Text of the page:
Opinions differ between economists, investors, and psychologists as to whether alcohol consumption is a cyclical or countercyclical good. The latest annual report from the Beverage Information Group suggests the Amerislump is taking a toll on the U.S. beer industry, but there are some interesting side effects:
The total volume of beer sold in the U.S. fell by
1.9% in 2010, according to data from the Beverage Information Group.
This compares with flat sales in 2008, at the height of the recession,
and a loss of 2.1% in 2009. However, unlike 2009, when overall figures
were dragged down by a big hit to the imported beer category, in 2010
import sales were positive, and weaker domestic beer sales accounted for
the negative total. Among the top-selling 10 domestic beers, seven
brands showed losses for the year. Every category of beer lost volume,
except for progressive adult beverages, craft and imports.
Domestic premium sales fell by 7.6%, better than
the 9% loss of the previous year, with the country's second best-selling
brand, Budweiser, taking the biggest volume hit with a decline of 8.0%.…
Sales of sub-premium or "popular" beers fell in
2010 by 4.1%, suggesting that losses in premium beer sales are not
generally being picked up by sub-premium alternatives. Major brands
suffered across the board, with the exception of Pabst Blue Ribbon,
which continued to ride its hipster credibility to a volume growth of
The imported beer category returned, barely, to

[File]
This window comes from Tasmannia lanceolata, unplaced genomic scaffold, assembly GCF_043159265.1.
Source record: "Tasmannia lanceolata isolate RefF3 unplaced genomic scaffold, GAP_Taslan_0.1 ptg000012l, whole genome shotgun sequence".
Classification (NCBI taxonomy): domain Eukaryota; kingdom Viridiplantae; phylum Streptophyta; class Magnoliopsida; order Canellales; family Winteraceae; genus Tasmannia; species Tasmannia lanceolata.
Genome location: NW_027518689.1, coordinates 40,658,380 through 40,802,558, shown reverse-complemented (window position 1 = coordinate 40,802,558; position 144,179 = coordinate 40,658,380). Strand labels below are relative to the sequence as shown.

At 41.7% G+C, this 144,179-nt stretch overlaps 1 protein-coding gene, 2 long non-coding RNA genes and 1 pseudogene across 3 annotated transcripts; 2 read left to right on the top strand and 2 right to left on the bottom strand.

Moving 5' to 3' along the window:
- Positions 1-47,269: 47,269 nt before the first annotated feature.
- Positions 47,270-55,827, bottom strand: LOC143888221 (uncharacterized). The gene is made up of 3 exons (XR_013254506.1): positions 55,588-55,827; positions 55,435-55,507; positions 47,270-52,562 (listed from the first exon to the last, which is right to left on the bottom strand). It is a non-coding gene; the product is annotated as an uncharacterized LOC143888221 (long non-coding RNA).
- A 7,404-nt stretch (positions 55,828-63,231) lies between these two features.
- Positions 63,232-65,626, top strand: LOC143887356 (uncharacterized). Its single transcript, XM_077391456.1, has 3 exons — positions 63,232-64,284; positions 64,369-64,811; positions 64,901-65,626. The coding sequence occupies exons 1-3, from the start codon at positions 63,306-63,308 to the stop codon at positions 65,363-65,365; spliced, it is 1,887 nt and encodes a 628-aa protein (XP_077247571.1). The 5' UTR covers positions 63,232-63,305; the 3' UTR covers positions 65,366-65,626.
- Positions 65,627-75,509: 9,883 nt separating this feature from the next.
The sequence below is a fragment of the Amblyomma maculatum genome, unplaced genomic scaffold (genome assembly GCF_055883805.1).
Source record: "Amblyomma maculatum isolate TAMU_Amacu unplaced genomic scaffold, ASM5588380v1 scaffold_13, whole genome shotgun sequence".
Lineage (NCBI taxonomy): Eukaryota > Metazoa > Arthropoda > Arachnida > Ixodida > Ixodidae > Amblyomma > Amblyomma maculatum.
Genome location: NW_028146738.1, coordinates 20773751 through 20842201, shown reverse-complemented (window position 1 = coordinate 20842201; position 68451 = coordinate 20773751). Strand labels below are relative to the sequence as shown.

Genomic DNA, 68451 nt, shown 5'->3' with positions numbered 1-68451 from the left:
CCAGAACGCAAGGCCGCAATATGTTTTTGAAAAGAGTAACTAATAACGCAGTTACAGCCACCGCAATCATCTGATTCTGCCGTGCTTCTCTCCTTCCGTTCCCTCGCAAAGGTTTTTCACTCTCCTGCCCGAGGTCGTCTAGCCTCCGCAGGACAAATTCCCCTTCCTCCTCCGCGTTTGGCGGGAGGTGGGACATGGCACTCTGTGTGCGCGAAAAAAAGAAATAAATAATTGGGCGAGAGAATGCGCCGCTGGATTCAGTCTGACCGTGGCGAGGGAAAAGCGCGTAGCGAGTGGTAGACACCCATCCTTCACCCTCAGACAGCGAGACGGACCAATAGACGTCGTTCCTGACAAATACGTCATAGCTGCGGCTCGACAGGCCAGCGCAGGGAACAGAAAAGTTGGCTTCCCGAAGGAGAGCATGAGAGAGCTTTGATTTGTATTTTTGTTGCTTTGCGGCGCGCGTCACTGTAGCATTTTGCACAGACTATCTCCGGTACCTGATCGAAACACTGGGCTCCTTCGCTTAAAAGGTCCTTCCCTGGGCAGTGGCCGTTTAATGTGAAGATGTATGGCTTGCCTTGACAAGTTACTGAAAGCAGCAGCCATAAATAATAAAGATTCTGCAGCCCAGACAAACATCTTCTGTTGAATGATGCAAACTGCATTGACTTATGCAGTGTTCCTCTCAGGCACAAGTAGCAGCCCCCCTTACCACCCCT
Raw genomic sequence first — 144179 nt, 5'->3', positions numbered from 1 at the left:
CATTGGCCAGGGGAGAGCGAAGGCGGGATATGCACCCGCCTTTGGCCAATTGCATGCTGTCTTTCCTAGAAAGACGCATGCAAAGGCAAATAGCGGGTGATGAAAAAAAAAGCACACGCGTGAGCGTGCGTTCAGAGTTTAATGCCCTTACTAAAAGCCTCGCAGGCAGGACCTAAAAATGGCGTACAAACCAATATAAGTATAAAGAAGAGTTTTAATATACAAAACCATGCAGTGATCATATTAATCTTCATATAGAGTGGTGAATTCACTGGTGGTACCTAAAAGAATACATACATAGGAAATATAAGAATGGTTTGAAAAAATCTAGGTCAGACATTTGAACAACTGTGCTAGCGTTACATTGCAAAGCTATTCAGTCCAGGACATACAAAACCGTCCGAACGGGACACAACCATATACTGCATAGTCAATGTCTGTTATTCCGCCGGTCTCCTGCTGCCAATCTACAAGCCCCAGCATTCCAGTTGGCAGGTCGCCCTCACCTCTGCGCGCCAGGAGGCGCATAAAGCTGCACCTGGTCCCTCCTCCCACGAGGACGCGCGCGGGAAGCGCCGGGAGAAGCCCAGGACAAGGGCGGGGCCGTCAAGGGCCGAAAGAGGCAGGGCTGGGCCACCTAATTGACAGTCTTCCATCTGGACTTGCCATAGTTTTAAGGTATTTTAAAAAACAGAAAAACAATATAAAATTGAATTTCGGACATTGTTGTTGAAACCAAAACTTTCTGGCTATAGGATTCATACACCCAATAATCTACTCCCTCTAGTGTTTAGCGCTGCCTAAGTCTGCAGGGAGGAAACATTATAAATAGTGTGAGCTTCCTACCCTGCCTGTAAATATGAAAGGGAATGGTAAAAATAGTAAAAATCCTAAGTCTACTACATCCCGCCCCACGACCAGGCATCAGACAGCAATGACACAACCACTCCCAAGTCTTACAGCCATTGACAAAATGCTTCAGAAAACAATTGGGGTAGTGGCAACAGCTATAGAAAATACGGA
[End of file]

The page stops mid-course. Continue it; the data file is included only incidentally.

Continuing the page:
positive numbers after two years of negative growth. Losses in volume
sales by leaders Corona and Heineken were offset by the double-digit
growth enjoyed by Modelo Especial, Dos Equis, and Stella Artois. Those
three beers have little in common beyond the fact that they are brewed
outside the U.S., and they cultivate different audiences.
(Three weeks into the NFL season, I must say I don't find this all that surprising. Ads predicated on the notion that failure to drink domestic light beer may result in the loss of your "man card" do smack of desperation.)
It sounds like a classic decline story at first: big, traditional American brands floundering, imports surging. But let's remember that A-B InBev and SABMiller -- though they account for 80 percent of the U.S. beer market -- are multinational corporations based in Belgium and Britain, respectively. And let's take a look at the one part of the U.S. beer market that is doing well:
Unique among beer categories, craft beer has
enjoyed positive growth every year since 2003. In 2010, the category
returned to double-digit growth with a 12.6% increase (data from
SymphonyIRI Group (IRI), a Chicago-based market research firm). Boston
Beer's flagship Sam Adams Boston Lager gained 7.7% to 14 million 2.25
gallon cases, according to Beverage Information Group. Other growing
well-known craft brands include Sierra Nevada Pale Ale (up 9.0%) and New
Belgium's Fat Tire Amber ale (upa 15%). Indeed, 18 of the top 20 "craft
families" experienced positive growth (IRI).
See Matthew Yglesias for more on the role government deregulation played in creating the craft beer market, but the innovation of small beer producers isn't just good for the quality of American brews -- it's also spurring the big guys to make some changes as well: Blue Moon, Coors' imitation of a Belgian-style wheat beer, is among its most successful offerings, growing at 30.4 percent. The company has created a new specialty division specifically to compete with microbrews.
So like nearly every industry, beer's taking a hit from the recession, but it also seems like it's become more innovative and more "American" than it was before the crash. Also, apparently sales of Four Loko are down, so that's good news for everybody.
Update: Apprently, Google is now getting into the beer game as well.
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